Thank You and OK!
An American Zen Failure in Japan
Dates| Bell | Names | Pronunciation
I particularly noticed how often the words lady and ladies were used. A little less than woman and women but a lot. Five years later Crooked Cucumber had over 100 of woman and women and only four of lady and ladies - and the same feminist editor for both books suggested those four be removed whereas she made no comment about it for Thank You and OK. This was unconscious on my part, reflecting the changing times.
The word "they" is used for 3rd person singular when the gender is unknown. I can remember using that practice way further back.
This book is about events that took place between April of 1988 and April of 1992.
The value of the yen fluctuated in that period, but think of 1000 yen as worth roughly eight dollars.
Dating Weirdness - 83-Birthday Boy - August
13, 1990 is the wrong birthday for Clay. That's my mother's birthday. Clay was
born 9 months later on April 19, 1991. It was dated that way so it would fit in
the right place for the story. The other dates are approximate or made up,
sometimes birthdays of family.
The bell between the chapters was recorded in 1959 by John and Elsie Mitchell at Eiheiji monastery in Japan where Shunryu Suzuki and Dainin Kataigir trained as young monks. Taken from The Way of Eiheiji: Zen Buddhist Ceremony is a two record box set put out by Folkways Records in 1960 with a 25 page booklet. The bells were taken from side one, which is all one track, in the lead up to the monks chanting the Hannya Shingo, the Heart Sutra. In the deep bell sounding you may hear the thump of the mokugyo, the enormous hollowed-out wooden fish drum carved from one piece of wood, possibly camphor, indicating that the chanting now begins. This album is still available through Smithsonian Folkways Recordings, track 101, catalogue number FW08980, FR 8980. Provided courtesy of Smithsonian Folkways Recordings. © 1960. Used by permission.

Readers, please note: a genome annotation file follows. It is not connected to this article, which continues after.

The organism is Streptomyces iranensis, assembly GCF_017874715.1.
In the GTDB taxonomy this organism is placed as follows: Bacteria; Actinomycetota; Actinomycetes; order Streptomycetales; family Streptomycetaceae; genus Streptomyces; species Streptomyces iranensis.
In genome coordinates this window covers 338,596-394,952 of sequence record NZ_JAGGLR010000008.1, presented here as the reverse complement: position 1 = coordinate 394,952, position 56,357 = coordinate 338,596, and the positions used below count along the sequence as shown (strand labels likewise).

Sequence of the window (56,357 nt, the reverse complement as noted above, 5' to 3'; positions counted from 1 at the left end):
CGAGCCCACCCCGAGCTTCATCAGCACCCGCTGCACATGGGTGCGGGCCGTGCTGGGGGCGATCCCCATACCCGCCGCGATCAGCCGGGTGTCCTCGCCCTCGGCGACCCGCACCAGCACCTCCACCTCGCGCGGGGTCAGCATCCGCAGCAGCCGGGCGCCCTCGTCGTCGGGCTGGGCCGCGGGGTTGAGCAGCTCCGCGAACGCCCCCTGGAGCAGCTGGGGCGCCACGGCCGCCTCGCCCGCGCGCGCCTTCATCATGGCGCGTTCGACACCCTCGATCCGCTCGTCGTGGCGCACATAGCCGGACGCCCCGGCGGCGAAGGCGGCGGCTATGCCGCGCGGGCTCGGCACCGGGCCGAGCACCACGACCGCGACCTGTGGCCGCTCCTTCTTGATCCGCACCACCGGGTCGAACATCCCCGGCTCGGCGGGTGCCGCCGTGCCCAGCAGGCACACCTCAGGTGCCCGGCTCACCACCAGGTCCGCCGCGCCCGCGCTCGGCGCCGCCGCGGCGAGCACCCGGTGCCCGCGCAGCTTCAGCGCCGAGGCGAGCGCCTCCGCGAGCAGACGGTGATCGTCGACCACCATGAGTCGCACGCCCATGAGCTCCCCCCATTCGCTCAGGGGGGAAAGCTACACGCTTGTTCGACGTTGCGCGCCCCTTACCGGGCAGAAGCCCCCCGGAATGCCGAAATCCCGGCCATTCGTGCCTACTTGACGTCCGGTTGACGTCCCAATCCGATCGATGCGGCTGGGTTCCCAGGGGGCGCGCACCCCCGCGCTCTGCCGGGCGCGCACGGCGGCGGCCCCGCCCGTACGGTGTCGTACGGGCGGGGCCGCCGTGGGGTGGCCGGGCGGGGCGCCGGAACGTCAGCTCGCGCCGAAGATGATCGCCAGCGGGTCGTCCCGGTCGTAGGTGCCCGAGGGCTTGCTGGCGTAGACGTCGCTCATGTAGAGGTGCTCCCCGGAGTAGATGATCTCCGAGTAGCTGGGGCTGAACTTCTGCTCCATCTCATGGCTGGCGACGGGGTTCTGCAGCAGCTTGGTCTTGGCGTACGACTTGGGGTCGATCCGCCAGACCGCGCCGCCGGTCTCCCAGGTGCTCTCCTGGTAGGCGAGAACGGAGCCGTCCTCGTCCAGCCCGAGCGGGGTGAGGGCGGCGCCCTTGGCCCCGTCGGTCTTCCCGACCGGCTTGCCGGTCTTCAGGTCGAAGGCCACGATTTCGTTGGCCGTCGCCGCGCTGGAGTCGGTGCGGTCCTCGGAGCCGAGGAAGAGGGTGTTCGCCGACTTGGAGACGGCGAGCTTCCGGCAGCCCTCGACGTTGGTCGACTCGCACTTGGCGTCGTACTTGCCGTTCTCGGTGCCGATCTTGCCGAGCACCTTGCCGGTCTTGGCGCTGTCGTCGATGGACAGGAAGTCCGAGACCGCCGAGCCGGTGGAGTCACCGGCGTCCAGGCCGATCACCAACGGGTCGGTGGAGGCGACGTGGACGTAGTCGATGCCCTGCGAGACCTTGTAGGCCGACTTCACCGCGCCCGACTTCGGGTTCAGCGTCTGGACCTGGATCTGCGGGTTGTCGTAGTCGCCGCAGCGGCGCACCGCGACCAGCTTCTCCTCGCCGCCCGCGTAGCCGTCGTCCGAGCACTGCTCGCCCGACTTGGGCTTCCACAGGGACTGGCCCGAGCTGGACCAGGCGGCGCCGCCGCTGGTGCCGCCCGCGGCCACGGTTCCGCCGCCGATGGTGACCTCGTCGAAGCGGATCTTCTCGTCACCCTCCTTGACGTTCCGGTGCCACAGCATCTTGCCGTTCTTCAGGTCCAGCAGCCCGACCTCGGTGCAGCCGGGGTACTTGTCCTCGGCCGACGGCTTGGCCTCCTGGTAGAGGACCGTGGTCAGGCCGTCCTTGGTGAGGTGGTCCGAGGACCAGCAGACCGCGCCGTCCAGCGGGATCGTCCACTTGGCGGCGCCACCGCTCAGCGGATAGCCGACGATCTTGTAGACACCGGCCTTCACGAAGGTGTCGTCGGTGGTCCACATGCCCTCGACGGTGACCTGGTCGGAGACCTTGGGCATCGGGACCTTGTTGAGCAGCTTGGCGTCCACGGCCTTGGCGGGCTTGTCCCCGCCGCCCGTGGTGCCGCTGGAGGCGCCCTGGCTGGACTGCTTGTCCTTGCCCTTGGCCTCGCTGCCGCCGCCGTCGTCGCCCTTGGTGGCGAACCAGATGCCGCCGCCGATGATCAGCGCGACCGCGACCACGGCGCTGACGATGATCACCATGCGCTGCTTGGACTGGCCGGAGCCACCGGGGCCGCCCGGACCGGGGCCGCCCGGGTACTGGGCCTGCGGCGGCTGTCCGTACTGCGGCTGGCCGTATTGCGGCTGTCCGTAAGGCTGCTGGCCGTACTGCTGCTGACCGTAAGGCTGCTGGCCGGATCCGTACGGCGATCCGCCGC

The Real Names of some people and places
- Ananda is Bodhi
- Ann is Ann Overton in Titles of Respect and Ashes to Dust
- Chisei Roshi at Shimobji is Harada Seiki at Hokyoji in Obama in Train Reflections
- Gentsu Roshi is Tangan Harada in Moo if You Love Buddha
- Isabel is Yvonne Rand
- Jessica is Chisan Priscilla Storandt
- Koji is Daiji Nishida
- Nishiki Roshi is Tsugen Narasaki
- Norman is Nonin Chowaney - for many years the teacher at the Omaha Zen Center
- Shuko is Ekai Korematsu - who was ordained by a lovable recluse Japanese priest, Kobun Chino Otagawa - Shuko Tells All. Jikishoan is Ekai's Zen Buddhist community in New Zealand.
- Taizen is Daigan
- Watanabe Roshi is Harada Shodo, called Harada Roshi or Hojo-san
- Daianji in Maruyama is Sogenji in Okayama (Maruyama is the temple's neighborhood where we lived)
- Hogoji near Ryumon is Shogoji near Ryumon
- Kikuoka near Bepu is Kikuchi near Kumamoto in Kumamoto Prefecture
- Suienji is Zuioji in Shikoku
Further notes - I'd like to include more notes but not now. Some would be long. Here's a short trivial one
One Drop - A week before we left should be 12 days before we left. We left on April 13th, the same date I arrived four years earlier. Elin and I called it Leap Day because it was an important day for us in other way.
A Note on Approximate Japanese Pronunciation
A is similar to the "a" in father
I is similar to the "ea" in eat
U is similar to the "oo" in look
E is similar to the "e" in egg
O is similar to the "o" in go said quickly
Examples taken from An Introduction to Modern Japanese
by Osamu and Nobuko Mizutani, Japan Times.